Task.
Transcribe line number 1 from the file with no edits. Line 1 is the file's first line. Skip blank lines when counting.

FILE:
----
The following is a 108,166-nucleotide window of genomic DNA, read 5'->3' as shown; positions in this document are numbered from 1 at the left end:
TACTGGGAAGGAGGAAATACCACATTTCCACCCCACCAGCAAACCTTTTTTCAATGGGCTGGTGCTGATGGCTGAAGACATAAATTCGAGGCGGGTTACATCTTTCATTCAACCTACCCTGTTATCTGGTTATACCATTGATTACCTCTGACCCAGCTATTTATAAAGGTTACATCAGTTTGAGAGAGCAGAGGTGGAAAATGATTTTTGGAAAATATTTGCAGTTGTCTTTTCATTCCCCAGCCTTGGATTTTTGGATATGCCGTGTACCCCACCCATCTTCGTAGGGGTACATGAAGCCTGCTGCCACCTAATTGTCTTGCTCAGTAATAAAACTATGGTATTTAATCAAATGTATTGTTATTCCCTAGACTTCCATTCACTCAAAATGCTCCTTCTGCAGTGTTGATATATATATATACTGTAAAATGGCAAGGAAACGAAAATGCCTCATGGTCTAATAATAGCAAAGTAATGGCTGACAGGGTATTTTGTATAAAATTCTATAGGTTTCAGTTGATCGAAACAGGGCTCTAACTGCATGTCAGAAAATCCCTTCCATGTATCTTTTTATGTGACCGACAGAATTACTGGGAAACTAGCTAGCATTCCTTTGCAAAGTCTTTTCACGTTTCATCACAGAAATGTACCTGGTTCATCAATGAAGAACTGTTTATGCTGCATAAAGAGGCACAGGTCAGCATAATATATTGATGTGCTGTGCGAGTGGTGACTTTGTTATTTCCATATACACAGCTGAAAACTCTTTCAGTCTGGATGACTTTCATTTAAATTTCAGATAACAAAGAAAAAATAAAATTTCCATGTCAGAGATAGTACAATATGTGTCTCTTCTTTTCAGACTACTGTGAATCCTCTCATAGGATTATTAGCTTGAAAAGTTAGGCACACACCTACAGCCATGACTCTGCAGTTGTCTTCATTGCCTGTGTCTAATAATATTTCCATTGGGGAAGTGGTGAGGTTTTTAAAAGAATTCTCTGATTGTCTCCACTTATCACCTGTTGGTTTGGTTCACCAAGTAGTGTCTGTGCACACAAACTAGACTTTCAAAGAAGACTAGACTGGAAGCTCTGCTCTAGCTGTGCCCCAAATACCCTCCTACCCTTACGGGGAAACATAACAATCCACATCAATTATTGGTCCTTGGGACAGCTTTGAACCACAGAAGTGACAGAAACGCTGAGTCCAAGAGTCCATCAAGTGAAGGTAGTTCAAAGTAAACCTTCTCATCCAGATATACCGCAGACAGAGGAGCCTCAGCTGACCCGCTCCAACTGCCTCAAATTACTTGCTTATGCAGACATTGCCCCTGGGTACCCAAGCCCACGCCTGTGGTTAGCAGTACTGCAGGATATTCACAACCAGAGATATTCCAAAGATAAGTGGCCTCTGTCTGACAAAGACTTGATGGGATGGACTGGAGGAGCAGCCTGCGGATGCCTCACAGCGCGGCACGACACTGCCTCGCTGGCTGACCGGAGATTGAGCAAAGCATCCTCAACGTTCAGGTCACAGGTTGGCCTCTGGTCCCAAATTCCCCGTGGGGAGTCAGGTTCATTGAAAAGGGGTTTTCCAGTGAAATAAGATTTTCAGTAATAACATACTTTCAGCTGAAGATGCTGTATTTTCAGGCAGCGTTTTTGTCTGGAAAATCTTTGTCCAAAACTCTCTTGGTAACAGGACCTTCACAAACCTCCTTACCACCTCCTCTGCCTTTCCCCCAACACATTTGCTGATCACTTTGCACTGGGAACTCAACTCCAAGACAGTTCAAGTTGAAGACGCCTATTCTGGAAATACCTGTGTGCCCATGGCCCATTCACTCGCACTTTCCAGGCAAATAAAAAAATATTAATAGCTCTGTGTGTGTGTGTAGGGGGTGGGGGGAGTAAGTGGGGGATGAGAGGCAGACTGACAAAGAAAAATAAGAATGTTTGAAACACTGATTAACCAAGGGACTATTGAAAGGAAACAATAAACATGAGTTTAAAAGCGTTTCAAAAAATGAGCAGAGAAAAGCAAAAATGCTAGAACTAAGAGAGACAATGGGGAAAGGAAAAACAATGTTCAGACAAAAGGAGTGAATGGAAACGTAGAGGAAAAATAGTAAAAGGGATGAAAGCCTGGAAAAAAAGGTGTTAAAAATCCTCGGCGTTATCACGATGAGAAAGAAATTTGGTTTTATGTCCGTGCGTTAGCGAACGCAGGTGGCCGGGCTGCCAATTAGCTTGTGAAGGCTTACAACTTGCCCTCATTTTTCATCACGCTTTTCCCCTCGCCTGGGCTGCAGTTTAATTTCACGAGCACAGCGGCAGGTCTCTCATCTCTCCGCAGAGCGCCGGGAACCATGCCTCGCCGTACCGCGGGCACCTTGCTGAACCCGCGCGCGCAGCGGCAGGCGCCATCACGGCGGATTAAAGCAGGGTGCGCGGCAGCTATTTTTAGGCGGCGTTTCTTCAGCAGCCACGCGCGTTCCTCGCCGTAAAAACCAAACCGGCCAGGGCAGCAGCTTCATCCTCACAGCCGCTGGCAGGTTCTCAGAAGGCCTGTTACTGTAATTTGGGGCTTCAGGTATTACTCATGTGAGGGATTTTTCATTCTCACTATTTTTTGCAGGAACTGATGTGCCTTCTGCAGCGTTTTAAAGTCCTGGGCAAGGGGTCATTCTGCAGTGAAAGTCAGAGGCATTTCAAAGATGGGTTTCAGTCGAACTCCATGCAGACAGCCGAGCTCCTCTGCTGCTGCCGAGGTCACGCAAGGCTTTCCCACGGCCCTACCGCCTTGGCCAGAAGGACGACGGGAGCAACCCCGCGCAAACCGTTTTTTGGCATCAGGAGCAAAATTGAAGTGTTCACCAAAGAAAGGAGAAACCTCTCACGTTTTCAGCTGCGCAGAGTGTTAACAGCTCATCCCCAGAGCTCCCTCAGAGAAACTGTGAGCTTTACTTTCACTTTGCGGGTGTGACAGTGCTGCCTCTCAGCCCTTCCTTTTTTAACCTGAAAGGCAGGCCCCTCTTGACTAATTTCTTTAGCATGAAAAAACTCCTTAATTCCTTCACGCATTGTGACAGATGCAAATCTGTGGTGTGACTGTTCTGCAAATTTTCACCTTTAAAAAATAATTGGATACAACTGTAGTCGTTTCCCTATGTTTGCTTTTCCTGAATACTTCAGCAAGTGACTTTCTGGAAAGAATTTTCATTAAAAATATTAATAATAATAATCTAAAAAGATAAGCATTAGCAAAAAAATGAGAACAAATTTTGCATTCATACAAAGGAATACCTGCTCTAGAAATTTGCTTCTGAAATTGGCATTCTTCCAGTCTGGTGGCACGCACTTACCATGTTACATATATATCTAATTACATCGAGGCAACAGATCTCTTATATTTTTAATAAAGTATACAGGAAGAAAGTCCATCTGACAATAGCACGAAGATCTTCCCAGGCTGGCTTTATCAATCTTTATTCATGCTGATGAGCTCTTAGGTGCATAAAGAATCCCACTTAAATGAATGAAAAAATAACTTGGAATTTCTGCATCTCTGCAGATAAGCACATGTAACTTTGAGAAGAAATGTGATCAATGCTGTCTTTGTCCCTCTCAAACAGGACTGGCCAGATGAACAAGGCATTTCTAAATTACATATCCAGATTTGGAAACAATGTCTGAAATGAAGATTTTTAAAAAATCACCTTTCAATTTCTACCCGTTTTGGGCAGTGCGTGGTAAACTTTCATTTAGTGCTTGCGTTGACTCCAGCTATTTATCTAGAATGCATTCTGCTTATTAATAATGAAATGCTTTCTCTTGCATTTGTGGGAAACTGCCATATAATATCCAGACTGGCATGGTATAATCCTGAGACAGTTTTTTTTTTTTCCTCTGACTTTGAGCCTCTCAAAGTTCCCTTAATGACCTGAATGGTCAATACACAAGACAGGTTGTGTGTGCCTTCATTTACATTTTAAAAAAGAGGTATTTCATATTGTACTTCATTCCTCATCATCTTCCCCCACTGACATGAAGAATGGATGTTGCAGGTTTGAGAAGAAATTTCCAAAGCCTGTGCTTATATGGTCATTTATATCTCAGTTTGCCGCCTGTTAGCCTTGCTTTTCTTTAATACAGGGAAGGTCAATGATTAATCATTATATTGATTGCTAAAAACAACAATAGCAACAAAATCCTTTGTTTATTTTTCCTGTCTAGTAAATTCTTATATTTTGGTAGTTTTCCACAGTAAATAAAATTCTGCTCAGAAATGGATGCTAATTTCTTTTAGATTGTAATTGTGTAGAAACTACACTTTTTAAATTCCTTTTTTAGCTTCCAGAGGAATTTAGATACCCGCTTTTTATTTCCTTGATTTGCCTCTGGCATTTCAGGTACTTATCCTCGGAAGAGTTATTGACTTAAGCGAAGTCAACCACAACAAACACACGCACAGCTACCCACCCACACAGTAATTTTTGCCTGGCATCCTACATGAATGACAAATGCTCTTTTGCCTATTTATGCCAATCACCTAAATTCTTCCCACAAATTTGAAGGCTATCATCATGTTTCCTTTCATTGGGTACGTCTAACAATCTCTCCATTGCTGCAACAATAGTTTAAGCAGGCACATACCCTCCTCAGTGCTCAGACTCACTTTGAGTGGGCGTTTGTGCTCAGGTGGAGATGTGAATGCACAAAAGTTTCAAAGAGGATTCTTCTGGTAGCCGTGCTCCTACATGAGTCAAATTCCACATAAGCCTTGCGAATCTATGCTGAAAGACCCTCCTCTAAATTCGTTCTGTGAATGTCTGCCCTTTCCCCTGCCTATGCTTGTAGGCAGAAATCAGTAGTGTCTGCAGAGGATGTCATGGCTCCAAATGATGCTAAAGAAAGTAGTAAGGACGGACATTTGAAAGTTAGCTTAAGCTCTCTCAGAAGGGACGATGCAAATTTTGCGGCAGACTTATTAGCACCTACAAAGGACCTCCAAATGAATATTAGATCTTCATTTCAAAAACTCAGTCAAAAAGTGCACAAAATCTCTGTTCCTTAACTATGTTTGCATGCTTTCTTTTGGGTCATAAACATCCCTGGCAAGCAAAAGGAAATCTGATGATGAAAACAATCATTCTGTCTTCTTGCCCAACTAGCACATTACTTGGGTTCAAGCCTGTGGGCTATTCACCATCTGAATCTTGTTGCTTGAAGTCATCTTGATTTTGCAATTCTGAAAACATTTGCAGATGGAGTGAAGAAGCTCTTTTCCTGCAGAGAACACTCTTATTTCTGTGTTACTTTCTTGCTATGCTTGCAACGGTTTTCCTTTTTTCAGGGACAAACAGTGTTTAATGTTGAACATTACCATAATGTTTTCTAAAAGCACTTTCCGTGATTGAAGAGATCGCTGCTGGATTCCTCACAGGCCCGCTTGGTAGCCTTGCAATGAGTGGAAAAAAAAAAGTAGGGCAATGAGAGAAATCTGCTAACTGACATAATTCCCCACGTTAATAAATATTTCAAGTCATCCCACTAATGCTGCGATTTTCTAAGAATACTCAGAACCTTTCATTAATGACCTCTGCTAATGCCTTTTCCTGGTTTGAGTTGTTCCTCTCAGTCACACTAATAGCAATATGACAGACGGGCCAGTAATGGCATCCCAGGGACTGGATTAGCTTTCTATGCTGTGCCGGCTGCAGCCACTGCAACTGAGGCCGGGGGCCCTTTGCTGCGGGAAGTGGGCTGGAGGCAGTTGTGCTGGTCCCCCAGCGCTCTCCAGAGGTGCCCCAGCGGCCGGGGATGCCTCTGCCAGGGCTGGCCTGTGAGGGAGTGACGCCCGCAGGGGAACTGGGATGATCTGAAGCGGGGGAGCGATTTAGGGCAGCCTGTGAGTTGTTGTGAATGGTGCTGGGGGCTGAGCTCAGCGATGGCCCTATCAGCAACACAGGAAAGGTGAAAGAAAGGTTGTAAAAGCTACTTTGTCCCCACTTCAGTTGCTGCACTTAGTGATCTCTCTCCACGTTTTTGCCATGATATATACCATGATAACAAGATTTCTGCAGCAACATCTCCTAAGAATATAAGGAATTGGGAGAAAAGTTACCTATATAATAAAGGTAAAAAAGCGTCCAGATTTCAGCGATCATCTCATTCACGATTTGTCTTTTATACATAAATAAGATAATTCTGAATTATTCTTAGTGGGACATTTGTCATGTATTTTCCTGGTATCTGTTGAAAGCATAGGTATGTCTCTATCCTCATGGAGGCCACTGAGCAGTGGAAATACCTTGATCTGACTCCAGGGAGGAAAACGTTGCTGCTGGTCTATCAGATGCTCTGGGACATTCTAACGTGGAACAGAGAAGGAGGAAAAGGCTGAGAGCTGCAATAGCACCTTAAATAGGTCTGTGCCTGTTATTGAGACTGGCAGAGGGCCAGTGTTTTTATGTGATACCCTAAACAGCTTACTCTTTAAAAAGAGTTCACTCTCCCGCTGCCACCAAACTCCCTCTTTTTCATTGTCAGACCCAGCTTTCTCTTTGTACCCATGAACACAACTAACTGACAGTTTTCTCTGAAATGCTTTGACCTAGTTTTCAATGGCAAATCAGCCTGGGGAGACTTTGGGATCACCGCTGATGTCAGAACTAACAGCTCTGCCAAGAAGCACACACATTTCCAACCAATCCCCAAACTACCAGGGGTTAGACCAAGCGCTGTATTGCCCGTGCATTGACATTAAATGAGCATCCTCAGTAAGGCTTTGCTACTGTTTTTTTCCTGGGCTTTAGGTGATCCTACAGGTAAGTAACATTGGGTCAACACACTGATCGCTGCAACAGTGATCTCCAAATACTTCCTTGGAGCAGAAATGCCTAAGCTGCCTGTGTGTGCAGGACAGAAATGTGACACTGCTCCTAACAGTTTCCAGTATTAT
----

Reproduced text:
The following is a 108,166-nucleotide window of genomic DNA, read 5'->3' as shown; positions in this document are numbered from 1 at the left end: